the weblog of Alan Knox

A sympathetic high priest

Posted by on Jan 30, 2008 in discipleship | 6 comments

Currently, during our weekly Sunday morning meetings, we’re studying the book of Matthew. This coming Sunday, one of our brothers is teaching from Matthew 4:1-11 concerning the temptation of Jesus. There are many things that can be said – and should be said – concerning the devil’s temptation of Jesus. But, as our family was talking about this passage this week, we began to talk about what it means to us that Jesus was tempted.

Along with the passage in Matthew, we read Hebrews 4:14-16 -

Since then we have a great high priest who has passed through the heavens, Jesus, the Son of God, let us hold fast our confession. For we do not have a high priest who is unable to sympathize with our weaknesses, but one who in every respect has been tempted as we are, yet without sin. Let us then with confidence draw near to the throne of grace, that we may receive mercy and find grace to help in time of need. (Hebrews 4:14-16 ESV)

If you read my blog regularly, you may remember that I commented on Hebrews 4:12 a few days ago in a post called “Sharper than any two-edged sword“. In that blog post, I suggested that Jesus (not the written Scriptures) was the living and active high priest who is sharper than any two-edged sword. As Hebrews 4-16 (above) tells us, there is even more to our high priest than being able to discern the heart of people.

First, we have a high priest (Jesus) who has been tempted. Thus, Jesus is able to sympathize with us when we face temptations. Jesus is not some aloof deity who does not understand the plight of men and does not care about the problems of men. This demonstrates that Jesus is completely different from the pantheon of Greek and Roman gods. They used humans for their pleasure and benefit, but did not actually care about them.

Second, even though our high priest was tempted, he did not yield to that temptation and thus did not sin. He overcame the temptation and remained faithful to God throughout the ordeals. This shows that Jesus is completely different from the Jewish priests. As the author of Hebrews points out later, the Jewish high priests were required to sacrifice on behalf of themselves and their own sins before they could sacrifice on behalf of the nation.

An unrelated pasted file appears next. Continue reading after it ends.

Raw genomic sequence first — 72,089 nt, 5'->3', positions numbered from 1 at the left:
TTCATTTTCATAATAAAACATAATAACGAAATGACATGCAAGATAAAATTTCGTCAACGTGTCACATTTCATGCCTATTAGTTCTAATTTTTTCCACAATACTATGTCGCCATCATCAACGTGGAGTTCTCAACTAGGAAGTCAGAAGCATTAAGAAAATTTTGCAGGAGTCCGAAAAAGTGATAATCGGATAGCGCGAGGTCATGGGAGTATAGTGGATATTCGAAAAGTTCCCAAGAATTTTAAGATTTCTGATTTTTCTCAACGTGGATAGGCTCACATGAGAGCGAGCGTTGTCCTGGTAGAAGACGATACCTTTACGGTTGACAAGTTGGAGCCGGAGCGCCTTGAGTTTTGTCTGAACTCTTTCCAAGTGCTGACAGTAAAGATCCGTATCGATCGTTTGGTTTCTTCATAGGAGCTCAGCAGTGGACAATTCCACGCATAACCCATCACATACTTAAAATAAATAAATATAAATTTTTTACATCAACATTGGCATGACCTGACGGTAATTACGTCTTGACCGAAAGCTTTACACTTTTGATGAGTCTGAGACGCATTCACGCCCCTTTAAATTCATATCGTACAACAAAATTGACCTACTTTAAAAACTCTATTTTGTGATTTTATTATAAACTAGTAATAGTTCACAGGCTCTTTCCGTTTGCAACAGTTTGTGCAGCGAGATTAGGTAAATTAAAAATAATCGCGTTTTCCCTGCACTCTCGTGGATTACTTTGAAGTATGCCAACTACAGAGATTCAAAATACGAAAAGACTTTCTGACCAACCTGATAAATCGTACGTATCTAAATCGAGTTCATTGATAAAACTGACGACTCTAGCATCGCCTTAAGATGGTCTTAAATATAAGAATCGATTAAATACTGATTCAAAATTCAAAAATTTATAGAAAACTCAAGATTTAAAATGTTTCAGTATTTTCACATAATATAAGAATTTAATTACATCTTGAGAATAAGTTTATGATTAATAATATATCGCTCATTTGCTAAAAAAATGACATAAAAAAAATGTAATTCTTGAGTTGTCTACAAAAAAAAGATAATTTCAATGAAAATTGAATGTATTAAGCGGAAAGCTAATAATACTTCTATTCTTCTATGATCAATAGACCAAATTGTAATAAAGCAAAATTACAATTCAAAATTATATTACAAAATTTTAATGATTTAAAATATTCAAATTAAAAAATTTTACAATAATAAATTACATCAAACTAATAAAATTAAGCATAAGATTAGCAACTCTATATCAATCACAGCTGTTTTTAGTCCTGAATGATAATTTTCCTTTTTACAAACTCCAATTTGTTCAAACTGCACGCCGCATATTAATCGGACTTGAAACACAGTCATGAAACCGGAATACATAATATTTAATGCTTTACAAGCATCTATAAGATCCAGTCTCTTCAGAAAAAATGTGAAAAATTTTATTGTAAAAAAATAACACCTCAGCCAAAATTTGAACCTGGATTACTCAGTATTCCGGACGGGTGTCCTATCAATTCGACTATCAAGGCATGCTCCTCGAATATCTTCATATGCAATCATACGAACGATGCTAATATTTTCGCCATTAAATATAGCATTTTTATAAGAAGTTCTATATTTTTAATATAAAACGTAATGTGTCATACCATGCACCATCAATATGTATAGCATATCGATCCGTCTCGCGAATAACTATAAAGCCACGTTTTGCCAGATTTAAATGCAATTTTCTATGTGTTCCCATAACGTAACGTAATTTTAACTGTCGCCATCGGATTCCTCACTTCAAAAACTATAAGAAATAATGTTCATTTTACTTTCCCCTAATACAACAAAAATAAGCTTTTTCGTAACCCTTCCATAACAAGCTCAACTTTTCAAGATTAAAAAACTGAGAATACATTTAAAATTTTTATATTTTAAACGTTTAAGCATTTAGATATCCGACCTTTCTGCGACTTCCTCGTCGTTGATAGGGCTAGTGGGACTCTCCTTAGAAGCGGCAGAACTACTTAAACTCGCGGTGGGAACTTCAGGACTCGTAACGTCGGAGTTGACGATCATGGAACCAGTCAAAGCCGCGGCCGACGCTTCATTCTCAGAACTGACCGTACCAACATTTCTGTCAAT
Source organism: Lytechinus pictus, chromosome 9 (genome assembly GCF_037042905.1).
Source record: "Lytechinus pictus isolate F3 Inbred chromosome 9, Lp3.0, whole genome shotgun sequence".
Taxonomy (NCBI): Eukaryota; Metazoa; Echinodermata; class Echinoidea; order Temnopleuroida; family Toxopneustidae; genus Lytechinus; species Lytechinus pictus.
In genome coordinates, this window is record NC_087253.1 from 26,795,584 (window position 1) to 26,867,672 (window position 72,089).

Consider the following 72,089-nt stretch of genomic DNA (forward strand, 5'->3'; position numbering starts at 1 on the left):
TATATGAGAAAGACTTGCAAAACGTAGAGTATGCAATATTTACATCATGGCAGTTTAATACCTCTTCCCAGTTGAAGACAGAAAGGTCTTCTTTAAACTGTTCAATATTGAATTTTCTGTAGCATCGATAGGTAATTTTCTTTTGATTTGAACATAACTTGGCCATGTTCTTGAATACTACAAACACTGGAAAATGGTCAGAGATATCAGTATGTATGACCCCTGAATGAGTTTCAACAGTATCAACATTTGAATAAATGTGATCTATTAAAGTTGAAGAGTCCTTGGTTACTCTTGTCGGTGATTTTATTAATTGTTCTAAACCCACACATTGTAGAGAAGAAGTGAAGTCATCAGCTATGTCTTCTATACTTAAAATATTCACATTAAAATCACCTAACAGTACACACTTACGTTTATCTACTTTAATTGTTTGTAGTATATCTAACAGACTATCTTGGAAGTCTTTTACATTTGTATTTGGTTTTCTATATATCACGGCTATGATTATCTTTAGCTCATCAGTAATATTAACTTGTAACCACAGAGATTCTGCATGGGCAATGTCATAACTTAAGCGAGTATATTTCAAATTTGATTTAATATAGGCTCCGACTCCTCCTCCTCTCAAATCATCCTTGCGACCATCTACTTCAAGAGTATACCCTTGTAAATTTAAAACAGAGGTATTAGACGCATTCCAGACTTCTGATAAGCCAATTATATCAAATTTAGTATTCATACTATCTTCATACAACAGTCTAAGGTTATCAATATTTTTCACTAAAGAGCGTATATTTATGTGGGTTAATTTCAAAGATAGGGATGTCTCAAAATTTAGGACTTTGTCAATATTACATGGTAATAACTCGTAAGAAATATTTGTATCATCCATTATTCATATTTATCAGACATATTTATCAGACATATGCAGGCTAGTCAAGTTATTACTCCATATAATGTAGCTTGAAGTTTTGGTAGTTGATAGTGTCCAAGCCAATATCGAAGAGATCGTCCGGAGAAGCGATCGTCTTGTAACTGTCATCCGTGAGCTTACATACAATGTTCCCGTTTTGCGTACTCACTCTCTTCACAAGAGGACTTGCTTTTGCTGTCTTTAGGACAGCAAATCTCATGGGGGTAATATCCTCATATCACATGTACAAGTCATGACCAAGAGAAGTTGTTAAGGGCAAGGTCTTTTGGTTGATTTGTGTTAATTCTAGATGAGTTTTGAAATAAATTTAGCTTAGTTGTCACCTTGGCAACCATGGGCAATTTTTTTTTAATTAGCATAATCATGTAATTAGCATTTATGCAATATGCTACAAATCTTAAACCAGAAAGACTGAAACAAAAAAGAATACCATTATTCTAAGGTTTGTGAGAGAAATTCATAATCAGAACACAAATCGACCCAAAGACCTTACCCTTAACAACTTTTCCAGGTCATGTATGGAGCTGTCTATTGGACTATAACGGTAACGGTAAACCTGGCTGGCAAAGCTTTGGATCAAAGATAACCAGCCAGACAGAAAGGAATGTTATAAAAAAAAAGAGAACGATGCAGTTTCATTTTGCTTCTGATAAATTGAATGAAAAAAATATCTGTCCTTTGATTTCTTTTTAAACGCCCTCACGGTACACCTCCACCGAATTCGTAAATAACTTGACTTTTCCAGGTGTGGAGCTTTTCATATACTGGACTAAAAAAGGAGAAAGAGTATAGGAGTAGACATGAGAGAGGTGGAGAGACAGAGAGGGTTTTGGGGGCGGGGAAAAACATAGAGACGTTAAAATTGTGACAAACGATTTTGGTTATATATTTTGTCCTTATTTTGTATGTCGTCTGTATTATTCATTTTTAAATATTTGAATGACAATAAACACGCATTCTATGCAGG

Third, the fact that we have a tempted but unsinning high priest should cause us to draw near. Why? Because Jesus does not accept us with judgment and condemnation. Instead, he accepts us with mercy and grace. Indeed, the author of Hebrews says that Jesus reigns on a “throne of grace”. This does not mean that our high priest condones our sin. Instead, Jesus mercifully forgives us of our sin and disobedience.

Finally, because our high priest offers us mercy and grace, we know that he is a “help in time of need”. Jesus does not offer advice in the context of temptation that is simply good or wise advice. He offers advice and help as the only one who has faced temptation and completely overcome that temptation without sin. Everyone else – including me – has failed when it comes to temptation. Yet, Jesus – our high priest – can offer true help in times of need, especially in times of temptation, because only he knows how to remain faithful in the face of temptation and only he has managed to live in obedience to God the Father in spite of temptations.

I don’t know if this short study will be helpful to anyone else, but God greatly encouraged me as my family talked about this passage and brought out these beautiful truths about our high priest, Jesus Christ. We can draw near to him in confidence, knowing that he will accept us with mercy and grace.


Comments are closed. If you would like to discuss this post, send an email to alan [at] alanknox [dot] net.

  1. 1-31-2008

    Hi Alan–

    This post was an answer to prayer for me this evening. It seems so easy to lose sight of the truth that we do indeed have a savior Who is truly sympathetic and merciful. Sometimes, as I struggle to walk in faith, and lay aside sin, or just to deal with life in general, it seems that the message of so many Christian leaders, teachers, and authors can be boiled down to two words: “Try Harder.” But unless I am assured that Jesus is indeed ‘for’ me, even while I struggle with sin, I will lack the faith to go to Him for help, and that leaves me battling alone, and in the flesh. I asked God tonight to remind me of how much He cares for me. He did just that through this post.

    Kathy J

  2. 1-31-2008


    I’m glad that this post was helpful for you. Thank you for letting me know!


  3. 1-31-2008

    thank you alan,
    I’ve been riding pretty easy when it comes to temptation for the last few days but today and yesterday the temptation showed up again. I can feel it looming over my head. but praise God for a Savior who knows my struggles and gives me strength to overcome them. I needed this encouragement today.

  4. 1-31-2008


    Thanks for the comment. It is encouraging to me to hear that this post was helpful. What would we do without a merciful and graceful high priest?!


  5. 1-31-2008

    As I’ve been blogging thtough Matthew, I’ve really gotten a clearer picture in my own mind of what a loving, merciful Savior we have. I’ve just started chapter 4 and reading your entry in this was a great encouragement to me. His temptation (testing) and His reaction to it are an awesome example for us.

  6. 2-1-2008


    Thank you for the comment. I’ve enjoyed reading your thoughts on Matthew.